• Sheep in the Big City had one episode where they cut to commercial as a character picked up the phone. When it returns, the character is still dialing, and the narrator comments, "If you're wondering why he's still dialing, he's calling one of those really long collect call numbers."
  • Lilo & Stitch: The Series: Recurring villain Dr. Jacques von Hamsterviel's phone number is, in one episode, given as "5550198293434533655882".
  • In Family Guy, a Cutaway Gag involved Hitler as the host of a TV talk show.
    If you are going to be in ze Los Angeles area und vould like tickets to Hitler, call 213-DUWERDESTEINEKRANKENSCHWESTERBRAUCHEN! note 
    • When the Griffins return from their vacation in Italy, Brian gives Stewie the long Italian phone number of 195-655-501-881-453-989-900-168-94-52.
    • Inverted in a Cutaway Gag in "Peter Griffin: Husband, Father...Brother?" featuring Peter's ancestor Osias, owner of one of the first telephones:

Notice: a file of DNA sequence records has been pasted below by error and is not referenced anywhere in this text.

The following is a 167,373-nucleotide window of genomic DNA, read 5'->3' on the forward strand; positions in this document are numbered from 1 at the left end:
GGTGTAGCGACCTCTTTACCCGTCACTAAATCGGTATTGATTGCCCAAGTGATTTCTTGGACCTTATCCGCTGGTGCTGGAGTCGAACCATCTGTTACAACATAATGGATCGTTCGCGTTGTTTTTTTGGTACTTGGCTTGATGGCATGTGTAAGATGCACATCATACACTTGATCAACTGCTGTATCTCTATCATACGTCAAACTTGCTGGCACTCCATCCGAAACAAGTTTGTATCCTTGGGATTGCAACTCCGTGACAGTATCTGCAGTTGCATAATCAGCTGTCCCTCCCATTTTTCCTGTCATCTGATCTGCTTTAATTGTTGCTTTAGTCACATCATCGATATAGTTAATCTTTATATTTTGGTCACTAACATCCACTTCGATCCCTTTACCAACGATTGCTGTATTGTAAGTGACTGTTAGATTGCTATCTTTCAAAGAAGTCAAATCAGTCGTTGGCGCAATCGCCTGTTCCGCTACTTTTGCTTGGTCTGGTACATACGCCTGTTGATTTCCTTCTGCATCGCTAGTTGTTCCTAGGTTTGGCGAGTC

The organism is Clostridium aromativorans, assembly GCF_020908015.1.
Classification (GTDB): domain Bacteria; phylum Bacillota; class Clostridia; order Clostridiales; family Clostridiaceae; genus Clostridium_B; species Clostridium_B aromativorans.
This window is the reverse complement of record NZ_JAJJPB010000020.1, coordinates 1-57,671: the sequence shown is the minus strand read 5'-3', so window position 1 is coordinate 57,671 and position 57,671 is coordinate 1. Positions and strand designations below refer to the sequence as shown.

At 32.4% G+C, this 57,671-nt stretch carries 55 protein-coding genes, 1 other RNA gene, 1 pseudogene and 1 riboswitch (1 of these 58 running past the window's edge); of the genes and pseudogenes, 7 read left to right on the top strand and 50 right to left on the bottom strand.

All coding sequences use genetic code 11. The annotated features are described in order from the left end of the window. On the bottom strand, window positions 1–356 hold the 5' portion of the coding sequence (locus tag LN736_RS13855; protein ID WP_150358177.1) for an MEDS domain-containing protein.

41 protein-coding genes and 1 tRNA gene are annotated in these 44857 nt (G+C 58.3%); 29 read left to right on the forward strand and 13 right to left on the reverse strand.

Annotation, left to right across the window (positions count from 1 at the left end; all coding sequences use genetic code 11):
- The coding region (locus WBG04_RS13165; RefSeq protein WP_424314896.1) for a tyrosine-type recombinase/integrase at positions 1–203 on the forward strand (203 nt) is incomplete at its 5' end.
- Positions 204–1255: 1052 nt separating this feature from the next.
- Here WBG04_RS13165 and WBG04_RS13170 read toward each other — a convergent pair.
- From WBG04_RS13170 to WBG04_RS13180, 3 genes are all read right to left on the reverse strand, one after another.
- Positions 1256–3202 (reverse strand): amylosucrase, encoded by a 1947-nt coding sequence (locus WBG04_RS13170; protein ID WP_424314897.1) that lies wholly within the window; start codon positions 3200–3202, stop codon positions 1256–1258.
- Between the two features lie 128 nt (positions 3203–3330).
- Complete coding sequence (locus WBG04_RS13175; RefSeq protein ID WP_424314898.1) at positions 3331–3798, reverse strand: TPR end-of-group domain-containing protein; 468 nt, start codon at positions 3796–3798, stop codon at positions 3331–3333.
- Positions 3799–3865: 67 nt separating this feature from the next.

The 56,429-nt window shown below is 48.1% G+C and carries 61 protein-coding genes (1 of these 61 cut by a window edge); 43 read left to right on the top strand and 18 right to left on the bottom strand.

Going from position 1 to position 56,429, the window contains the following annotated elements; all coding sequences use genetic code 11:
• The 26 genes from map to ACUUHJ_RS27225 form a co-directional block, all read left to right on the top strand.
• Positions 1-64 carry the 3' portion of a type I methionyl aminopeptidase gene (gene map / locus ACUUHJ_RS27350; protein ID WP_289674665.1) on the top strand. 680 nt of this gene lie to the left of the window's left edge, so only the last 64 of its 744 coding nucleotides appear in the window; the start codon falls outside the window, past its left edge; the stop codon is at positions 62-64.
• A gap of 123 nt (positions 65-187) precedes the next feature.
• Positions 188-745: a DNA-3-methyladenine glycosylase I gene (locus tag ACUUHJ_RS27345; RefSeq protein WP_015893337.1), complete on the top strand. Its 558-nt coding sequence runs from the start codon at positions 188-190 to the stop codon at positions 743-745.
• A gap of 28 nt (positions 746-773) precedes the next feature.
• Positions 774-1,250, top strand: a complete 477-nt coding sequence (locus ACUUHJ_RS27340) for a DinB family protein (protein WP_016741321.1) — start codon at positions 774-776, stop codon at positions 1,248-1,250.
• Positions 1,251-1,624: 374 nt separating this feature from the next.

Osias: [Answering the phone] Hello?
      Caller: Hello? Jonathan?
      Osias: No. What number are you callin'?
      Caller: 7.
      Osias: No, this is 3.
      Caller: Oh, sorry.
  • Uncle Grandpa:

     Real Life 
  • Placing a phone call in the United States using a prepaid phone card will add 25 digits to any phone number.
  • Sometimes an advertisement will state to dial a number that is longer than an actual number just so that the word or words they're using to represent the number won't be cut off. You don't actually have to dial anything other than the actual number in order to reach it, but dialing the extra digits won't hurt. (For instance, "1-800-JENNY-CRAIG" is actually just 1-800-JEN-NYCR; the AIG won't do anything because the phone system already connected you and isn't listening anymore.)